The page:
By Tika P Dhakal(KATHMANDU, June 25) –
The International Conference on Nepal’s Reconstruction on June 25 has reaffirmed that Nepal is not alone in its struggle for rebuilding the country after the disastrous earthquakes. Early promulgation of the new constitution, and spending with accountability during reconstruction would rightly respond to the expectation of the international community.
On 25th of June, in a show of unprecedented global solidarity with the people of Nepal, who are struggling to rebuild the country from the debris of recent earthquakes, world leaders representing 53 countries and international organizations including United Nations and European Union, expressed commitment to building a more resilient Nepal.
At a venue about two kilometers away from the remains of ‘Dharahara’, an eighteenth century landmark tower of central Kathmandu that fell to its bottom in April 25 earthquake, the leaders addressed International Conference on Nepal’s Reconstruction, and pledged close to US $5 billion in concessional loans and grants needed for rebuilding the country. The tower, likened to the Leaning Tower of Pisa in Italy or Qutub Minar in New Delhi of India, now stands about five meters high amidst wreckage, and is referred to as the Ground Zero of Nepal Earthquake.
The conference not far away deeply embedded a meaning. It demonstrated the country’s ability of standing back quickly from the fall. It proved Nepal government’s capacity to successfully organize the conference, leaving aside the question if such a high profile gathering could be held in the middle of the chaos, accumulated over a decade of political turmoil, and further exacerbated by the post-disaster rescue and relief needs.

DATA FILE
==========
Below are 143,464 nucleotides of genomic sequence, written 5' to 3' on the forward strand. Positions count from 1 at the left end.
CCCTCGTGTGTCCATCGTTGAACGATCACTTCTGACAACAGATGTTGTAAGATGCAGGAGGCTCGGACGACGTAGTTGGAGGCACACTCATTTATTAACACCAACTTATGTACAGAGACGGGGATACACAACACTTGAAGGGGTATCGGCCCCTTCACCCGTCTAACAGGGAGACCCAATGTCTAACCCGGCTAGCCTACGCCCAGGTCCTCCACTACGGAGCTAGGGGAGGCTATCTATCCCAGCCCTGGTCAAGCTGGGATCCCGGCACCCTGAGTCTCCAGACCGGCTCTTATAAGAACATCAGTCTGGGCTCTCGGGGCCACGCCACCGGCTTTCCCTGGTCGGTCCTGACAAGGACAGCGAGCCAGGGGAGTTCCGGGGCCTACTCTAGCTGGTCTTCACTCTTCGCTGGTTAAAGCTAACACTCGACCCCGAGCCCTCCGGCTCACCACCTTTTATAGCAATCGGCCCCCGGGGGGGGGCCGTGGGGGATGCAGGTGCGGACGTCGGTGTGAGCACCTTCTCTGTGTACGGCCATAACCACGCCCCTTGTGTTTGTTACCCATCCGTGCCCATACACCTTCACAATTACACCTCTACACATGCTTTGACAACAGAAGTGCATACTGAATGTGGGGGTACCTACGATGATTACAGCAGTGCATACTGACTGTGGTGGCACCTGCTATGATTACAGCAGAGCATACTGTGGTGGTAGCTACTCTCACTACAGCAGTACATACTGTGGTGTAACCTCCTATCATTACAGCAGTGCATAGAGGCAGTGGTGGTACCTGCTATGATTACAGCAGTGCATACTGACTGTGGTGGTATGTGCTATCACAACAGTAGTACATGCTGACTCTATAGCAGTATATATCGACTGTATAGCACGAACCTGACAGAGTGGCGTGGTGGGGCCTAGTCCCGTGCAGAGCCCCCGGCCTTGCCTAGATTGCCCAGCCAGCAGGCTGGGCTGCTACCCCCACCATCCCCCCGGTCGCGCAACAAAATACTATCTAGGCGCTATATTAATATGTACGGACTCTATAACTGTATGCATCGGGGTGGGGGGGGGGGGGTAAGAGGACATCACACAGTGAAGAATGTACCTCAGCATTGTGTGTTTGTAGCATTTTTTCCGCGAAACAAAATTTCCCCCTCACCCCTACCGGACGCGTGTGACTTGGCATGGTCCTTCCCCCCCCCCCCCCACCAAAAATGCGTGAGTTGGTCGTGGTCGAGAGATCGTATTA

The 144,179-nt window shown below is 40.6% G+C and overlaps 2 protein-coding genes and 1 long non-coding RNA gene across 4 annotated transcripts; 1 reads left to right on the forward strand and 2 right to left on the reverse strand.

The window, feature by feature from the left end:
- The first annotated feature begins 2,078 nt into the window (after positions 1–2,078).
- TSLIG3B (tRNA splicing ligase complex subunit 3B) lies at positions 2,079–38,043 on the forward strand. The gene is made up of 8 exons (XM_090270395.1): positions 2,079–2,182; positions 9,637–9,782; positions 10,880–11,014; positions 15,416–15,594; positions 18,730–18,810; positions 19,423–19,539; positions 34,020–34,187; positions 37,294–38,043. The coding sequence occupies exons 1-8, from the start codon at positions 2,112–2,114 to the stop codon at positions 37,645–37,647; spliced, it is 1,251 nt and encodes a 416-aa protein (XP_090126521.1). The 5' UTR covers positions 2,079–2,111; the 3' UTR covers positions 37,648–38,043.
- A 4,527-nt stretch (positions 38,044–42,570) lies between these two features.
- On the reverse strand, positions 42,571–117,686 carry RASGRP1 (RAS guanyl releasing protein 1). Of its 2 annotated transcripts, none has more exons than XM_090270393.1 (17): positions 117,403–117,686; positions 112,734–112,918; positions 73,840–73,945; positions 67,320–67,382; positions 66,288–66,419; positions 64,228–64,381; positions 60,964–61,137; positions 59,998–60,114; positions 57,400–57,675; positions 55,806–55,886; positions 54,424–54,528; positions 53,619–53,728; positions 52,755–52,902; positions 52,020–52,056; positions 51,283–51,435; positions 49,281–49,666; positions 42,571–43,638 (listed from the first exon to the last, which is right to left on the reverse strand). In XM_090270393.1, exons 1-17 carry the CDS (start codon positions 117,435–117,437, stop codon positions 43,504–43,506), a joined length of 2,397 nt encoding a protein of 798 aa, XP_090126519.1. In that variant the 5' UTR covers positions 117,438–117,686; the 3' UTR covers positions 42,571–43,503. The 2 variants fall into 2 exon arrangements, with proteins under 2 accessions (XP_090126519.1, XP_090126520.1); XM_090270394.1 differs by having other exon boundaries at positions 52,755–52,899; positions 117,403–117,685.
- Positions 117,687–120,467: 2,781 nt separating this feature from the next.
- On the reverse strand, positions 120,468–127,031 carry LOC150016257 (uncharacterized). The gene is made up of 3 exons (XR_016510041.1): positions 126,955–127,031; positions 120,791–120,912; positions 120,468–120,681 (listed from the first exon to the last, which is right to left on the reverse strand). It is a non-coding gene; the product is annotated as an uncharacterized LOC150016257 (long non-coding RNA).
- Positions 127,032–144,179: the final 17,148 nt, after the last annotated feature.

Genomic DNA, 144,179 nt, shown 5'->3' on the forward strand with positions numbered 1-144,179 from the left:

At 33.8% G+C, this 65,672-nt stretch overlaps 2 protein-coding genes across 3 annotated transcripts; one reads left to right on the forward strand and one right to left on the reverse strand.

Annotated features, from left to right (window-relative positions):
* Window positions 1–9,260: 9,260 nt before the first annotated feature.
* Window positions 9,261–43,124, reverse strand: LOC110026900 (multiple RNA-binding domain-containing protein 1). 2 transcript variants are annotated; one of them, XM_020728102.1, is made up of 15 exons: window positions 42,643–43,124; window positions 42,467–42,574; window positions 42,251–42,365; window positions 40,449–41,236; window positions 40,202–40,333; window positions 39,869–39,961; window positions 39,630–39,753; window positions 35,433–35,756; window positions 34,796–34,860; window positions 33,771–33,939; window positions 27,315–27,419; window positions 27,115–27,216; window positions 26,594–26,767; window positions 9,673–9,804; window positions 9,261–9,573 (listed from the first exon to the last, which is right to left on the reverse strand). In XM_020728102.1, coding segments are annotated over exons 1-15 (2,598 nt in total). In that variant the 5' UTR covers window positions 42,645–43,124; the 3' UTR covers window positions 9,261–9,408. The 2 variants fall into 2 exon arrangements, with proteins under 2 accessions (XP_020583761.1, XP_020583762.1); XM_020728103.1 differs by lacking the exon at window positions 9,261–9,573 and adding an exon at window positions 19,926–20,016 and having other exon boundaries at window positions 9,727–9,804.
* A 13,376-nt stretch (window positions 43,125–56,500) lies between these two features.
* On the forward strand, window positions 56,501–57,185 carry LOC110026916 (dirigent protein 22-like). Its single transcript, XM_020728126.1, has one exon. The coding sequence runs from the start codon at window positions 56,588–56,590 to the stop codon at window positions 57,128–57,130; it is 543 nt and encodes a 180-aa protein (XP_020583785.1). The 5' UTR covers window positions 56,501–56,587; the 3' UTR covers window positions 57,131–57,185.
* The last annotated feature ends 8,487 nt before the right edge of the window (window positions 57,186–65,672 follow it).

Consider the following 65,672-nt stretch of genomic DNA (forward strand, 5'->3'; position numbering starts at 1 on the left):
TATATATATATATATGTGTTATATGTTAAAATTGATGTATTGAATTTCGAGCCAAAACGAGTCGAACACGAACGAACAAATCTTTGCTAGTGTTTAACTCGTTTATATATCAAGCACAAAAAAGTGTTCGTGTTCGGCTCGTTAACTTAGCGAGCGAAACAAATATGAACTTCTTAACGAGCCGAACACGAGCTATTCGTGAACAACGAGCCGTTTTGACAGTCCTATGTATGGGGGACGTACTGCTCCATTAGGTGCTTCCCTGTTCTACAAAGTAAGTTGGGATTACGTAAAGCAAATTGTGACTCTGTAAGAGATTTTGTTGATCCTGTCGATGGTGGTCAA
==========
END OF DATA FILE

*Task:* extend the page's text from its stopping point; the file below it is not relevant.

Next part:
As Nepal has been able to leave behind these doubts, the Ground Zero also hopes to stand back.
In the middle of the earthquake troubles, however, the first good news actually came from the political front. On June 8th, Nepal’s major political parties, representing above 90 percent of the total seats in the Constituent Assembly (CA), singed a breakthrough agreement, ending seven- year-long political impasse. Following this event, the process of drafting the new constitution has moved ahead in an unforeseen speed, cruising past the attempted brake of the Supreme Court.
On 23rd June, fifteen days after the political agreement, the task force of the Constitution Drafting Committee (CDC) of the CA, prepared a first draft of the new constitution, which has 35 parts and 312 Articles. The draft still has to settle some disputes over citizenship provision, certain wordings in the preamble, together with the arrangement of special zones within provinces ensuring protection of the marginalized. These issues, complex but resolvable, would be settled from the agreement among the signatories of the June 8 agreement. The CDC is likely to prepare the draft within June 26 to put it forth in the full session of the CA for deliberation.
The parties may want to take slightly longer than planned because the Supreme Court’s stay order mandates them to broaden political consultations. But a constitution this time looks a given, come what may. This relieves Nepal off a big political burden, responsible for the wastage of national energy and resources for a decade, which could have potentially built the New Nepal of the dream of its people.
Complementing this political good news is the success of International Conference on Nepal’s Reconstruction, which has firmly reassured the global goodwill for Nepal once again. The Conference has not been only about pledging money. World leaders, standing together with the people of Nepal, shaking off the dust of disaster, sent across a message of comfort and unity, a moment Nepal will always cherish with huge appreciation for a long time to come.